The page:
Review: Freedom Heroines by Frieda Wishinsky

Freedom Heroines by Frieda Wishinsky. Scholastic, 2012. Currently Available. 

Age Level & Genre: Non-Fiction

9780545425186_xlgFace Value: I think that this cover is the way that many non-fiction books for young readers have to look now: edgy and cool. Let’s face it: most young people do not read biographies. The cover has to look mysterious enough to attract interest. This is part of a series of biography books, too, so the publisher has to have some consistent cover design. I would love to see the women featured more prominently on this cover, but I also understand that a little subtlety can go a long way when attracting a reader.

Does it break the slate? Since all of the women profiled in this book were prominent advocates for human rights, that immediately puts the book in the Slatebreaking category. It is a biography of not just one but of six women who were active in movements for women’s rights and civil rights. I appreciate that the author included profiles of women of color and described the ways in which these women disagreed with one another, even though some of them were fighting for the same cause.

Who would we give it to? Any young reader with a budding social conscience will be intrigued by the strategies employed by these women to engage the public in a fight for rights. I think this book is especially relevant as we enter another long stretch of presidential campaigning. I would recommend it to young readers so that they can see where we have been before as a nation. Knowing how hard people fought to have the right to participate in the political process is a powerful antidote to political apathy.

Review: The Profiles series from Scholastic is a set of books in which six mini-biographies are grouped into one book. Each book focuses on a specific historical movement or theme. So far the series includes The Civil War, World War II, Tech Titans, and Freedom Heroines. At first I was skeptical about tossing together the bios of six very different women into one book. This volume includes profiles of Susan B. Anthony, Elizabeth Cady Stanton, Jane Addams, Ida B. Wells, Alice Paul, and Rosa Parks. Yes, they may have advocated for similar causes, but would this compact compilation shortchange their accomplishments?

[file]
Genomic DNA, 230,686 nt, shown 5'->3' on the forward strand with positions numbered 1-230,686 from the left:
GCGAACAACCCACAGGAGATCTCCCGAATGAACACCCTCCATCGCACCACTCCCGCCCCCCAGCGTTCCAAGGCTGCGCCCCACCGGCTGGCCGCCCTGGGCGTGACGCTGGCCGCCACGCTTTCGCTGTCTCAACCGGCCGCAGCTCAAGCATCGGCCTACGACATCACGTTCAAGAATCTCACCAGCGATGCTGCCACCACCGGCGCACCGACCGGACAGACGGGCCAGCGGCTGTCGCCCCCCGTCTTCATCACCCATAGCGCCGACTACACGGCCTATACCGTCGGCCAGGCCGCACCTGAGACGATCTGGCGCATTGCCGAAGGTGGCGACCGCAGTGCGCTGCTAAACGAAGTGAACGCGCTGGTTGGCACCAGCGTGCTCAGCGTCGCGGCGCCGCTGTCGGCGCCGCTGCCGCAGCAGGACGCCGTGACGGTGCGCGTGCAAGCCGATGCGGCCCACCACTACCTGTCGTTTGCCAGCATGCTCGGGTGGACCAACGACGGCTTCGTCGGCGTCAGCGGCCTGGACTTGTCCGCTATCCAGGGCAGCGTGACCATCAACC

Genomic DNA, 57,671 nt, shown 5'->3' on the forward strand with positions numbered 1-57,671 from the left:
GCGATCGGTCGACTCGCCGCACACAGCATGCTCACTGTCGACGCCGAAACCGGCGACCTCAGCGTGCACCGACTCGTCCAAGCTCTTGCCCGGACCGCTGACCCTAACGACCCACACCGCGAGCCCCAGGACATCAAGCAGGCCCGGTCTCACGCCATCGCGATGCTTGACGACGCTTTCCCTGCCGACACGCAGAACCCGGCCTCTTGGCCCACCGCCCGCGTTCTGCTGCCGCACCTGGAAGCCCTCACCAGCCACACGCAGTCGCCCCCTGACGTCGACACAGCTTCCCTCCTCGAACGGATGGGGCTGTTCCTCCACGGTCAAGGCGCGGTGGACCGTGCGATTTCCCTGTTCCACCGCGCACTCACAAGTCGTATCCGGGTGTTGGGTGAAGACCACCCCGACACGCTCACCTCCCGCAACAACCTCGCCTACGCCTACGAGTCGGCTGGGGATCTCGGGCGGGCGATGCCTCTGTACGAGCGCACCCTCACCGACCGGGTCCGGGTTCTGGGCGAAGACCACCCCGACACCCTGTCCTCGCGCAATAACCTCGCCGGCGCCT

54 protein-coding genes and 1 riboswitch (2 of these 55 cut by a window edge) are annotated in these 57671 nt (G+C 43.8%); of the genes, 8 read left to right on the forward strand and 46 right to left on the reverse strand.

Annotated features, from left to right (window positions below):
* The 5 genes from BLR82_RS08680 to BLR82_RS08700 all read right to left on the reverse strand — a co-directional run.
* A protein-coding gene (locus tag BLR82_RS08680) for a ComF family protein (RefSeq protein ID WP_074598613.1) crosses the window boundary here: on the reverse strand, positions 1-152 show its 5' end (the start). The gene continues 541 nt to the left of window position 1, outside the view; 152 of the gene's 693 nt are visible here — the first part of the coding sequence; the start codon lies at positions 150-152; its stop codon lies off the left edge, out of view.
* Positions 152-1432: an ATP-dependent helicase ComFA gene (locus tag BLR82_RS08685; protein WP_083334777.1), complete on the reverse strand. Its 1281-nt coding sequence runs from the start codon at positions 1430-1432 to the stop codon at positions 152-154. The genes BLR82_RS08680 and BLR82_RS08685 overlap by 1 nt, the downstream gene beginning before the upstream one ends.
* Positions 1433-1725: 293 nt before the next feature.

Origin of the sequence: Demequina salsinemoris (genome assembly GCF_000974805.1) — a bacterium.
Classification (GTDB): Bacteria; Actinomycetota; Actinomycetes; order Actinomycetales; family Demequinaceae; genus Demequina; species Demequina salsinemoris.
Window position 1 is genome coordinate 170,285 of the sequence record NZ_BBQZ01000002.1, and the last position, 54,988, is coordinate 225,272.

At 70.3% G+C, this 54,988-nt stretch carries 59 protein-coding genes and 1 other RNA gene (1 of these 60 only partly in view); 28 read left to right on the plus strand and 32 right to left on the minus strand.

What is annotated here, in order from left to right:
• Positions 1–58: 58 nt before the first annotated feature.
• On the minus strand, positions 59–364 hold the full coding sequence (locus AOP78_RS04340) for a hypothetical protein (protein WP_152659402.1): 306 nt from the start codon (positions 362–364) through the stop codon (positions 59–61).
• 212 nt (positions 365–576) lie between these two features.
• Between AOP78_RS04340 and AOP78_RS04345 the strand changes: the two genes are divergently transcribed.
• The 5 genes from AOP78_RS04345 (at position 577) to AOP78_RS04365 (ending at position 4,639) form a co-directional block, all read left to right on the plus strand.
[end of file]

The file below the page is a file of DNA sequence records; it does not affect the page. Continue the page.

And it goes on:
Thankfully, author Frieda Wishinsky does a skillful job of weaving together the stories of at least five of the women. Although they lived at different times, their lives did overlap and the women had some interaction with one another thanks to their high-profile work. In the profiles, Wishinsky mentions the ways in which the women met or worked together. She also spends time examining their differing philosophies on suffrage and civil rights. Sometimes their different approaches to the cause made it difficult for them to work together. This was, for me, one of the most important details of the book. Wishinsky carefully outlines the dissent within the women’s suffrage and civil rights movements without pointing any fingers. The reader learns about the factions that formed within each movement and its up to them to decide whether or not these women made the right choices.

The only profile that seems slightly out of place is that of Rosa Parks. Rosa’s work is similar in theme to the other women, but the timeline doesn’t overlap as much as the other five. I did love the Parks profile because it delves into Rosa’s long history of advocacy work. She didn’t just blithely choose to keep her seat on a bus one day. It was a strategic choice influenced by years of working with civil rights groups. So often Rosa’s story is whittled down to that one day on the bus, when truly she did much more than that. She is certainly worthy of being profiled, but her story did not interlock as neatly with the stories of the other women.

The profiles of all of the women included were thorough and balanced in tone. I learned something new about each woman. The contextual historical information is helpful, too, because it set the tone for why each woman did what she did. The final timeline in the back of the book puts all of these stories together and I also liked this feature because it helped me to see the scope of impact of each woman’s work. For a young reader just beginning to be interested in the history of human rights movements, this is a great book to whet their appetite for more information.

Reviewed from library copy.


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